Collected Poems of Emily Dickinson on the About network:
Auden The poem, "Funeral Blues", by W.H.
This poem focuses only on the effect of a certain kind of light that the speaker notices on winter afternoons. It quickly becomes clear that this is not going to be a poem extolling nature or winter light’s virtues, for this light “oppresses.”
Collected Poems of Emily Dickinson's works in libraries:
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63. “Ample make this bed.” Dickinson, Emily. 1924. Complete Poems
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Emily Dickinson: Iambic Meter & Rhyme « PoemShape
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Emily Dickinson’s Collected Poems “There’s a certain …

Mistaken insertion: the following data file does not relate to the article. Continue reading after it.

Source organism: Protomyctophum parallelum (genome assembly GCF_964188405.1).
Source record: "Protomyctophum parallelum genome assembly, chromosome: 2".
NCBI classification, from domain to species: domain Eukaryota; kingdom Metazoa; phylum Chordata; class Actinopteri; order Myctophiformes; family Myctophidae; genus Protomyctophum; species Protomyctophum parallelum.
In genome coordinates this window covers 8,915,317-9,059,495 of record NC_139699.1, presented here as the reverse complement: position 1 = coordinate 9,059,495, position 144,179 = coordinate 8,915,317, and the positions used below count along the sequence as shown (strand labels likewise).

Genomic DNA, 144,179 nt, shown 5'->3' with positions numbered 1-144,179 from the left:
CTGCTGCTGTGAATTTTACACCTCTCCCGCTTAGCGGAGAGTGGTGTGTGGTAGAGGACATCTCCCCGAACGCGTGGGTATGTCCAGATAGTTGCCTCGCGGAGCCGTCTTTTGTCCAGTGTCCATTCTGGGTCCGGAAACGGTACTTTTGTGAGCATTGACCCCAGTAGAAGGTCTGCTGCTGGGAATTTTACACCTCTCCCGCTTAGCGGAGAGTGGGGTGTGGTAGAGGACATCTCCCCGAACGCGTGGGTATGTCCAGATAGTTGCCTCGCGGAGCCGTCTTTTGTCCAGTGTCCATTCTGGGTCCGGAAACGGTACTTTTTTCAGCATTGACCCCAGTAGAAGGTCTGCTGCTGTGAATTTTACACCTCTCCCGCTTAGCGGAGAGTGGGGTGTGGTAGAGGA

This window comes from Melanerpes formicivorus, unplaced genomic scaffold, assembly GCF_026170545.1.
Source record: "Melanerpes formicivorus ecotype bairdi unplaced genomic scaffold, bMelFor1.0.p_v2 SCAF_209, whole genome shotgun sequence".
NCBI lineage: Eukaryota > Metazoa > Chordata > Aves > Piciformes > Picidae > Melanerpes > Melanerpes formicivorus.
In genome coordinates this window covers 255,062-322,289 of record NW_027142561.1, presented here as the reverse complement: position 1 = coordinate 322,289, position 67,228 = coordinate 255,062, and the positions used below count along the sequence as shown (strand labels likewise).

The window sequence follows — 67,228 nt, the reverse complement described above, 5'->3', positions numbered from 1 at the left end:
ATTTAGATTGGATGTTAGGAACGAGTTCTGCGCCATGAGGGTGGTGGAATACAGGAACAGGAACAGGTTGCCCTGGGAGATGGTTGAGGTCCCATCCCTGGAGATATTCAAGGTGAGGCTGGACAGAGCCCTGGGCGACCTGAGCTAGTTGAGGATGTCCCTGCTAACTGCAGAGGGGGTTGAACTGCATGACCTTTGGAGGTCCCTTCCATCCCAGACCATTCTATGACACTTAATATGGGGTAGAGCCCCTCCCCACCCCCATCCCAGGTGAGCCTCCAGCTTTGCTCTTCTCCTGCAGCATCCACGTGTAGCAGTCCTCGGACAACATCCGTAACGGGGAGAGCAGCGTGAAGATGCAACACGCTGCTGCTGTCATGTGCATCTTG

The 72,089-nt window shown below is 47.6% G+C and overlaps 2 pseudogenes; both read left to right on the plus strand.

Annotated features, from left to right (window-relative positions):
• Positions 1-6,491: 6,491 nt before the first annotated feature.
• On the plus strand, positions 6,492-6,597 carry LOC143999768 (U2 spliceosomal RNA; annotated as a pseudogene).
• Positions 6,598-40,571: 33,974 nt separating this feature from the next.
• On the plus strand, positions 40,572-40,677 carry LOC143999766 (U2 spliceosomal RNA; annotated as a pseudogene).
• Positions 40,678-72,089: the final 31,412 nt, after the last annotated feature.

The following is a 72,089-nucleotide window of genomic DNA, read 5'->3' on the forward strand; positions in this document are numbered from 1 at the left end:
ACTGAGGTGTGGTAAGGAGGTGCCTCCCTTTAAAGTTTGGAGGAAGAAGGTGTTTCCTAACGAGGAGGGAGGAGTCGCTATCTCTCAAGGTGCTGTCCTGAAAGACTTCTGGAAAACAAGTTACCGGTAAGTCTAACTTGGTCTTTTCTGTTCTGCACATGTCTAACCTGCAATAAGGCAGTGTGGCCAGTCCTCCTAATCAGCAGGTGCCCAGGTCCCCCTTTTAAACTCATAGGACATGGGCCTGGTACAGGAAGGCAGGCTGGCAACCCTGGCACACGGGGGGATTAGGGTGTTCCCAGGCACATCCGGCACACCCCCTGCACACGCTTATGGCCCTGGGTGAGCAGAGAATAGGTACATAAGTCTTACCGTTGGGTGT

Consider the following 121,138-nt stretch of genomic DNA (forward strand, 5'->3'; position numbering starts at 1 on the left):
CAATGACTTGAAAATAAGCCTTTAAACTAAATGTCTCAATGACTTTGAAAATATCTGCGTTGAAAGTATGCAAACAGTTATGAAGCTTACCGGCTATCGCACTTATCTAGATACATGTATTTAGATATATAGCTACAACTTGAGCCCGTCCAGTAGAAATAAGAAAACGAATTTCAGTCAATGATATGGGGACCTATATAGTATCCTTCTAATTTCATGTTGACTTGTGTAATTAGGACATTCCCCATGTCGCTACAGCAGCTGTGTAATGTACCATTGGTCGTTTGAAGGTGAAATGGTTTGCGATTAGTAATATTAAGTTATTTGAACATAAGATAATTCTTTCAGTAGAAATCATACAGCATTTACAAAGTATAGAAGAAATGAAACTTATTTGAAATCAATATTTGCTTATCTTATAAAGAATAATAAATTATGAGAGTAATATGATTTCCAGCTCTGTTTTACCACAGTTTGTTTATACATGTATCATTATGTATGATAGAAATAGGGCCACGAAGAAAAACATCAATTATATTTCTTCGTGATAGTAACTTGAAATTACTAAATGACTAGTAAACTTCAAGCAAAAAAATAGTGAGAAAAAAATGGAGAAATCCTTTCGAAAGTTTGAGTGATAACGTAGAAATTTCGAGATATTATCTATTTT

In the first stanza the depressing mood is created straight away by
the poet's use of commands, which created the impression that he
wanted the whole world to come to a stand still:
"Stop all the clocks, cut off the telephone,
Prevent the dog from barking with a juicy bone"
These particular commands are demanding silence from everyone as he is
requesting silence from everyone as he wants the clocks to stop
ticking, the phone to stop ringing, the dog to be quiet and basically
every aspect of normal, everyday life to come to a halt.
Emily Dickinson’s Collected Poems Questions and Answers
This poem very closely describes a fairly common theme of Dickinson’s—that of change as a fearful but illuminating process, both painful and essential. Here this awe of change is embodied in the “certain Slant of light” that becomes the place of departure for the transformation. This slant of light is oppressive, but this is no simple, purely negative oppression, it is instead oppressive like “the Heft/Of Cathedral Tunes –.”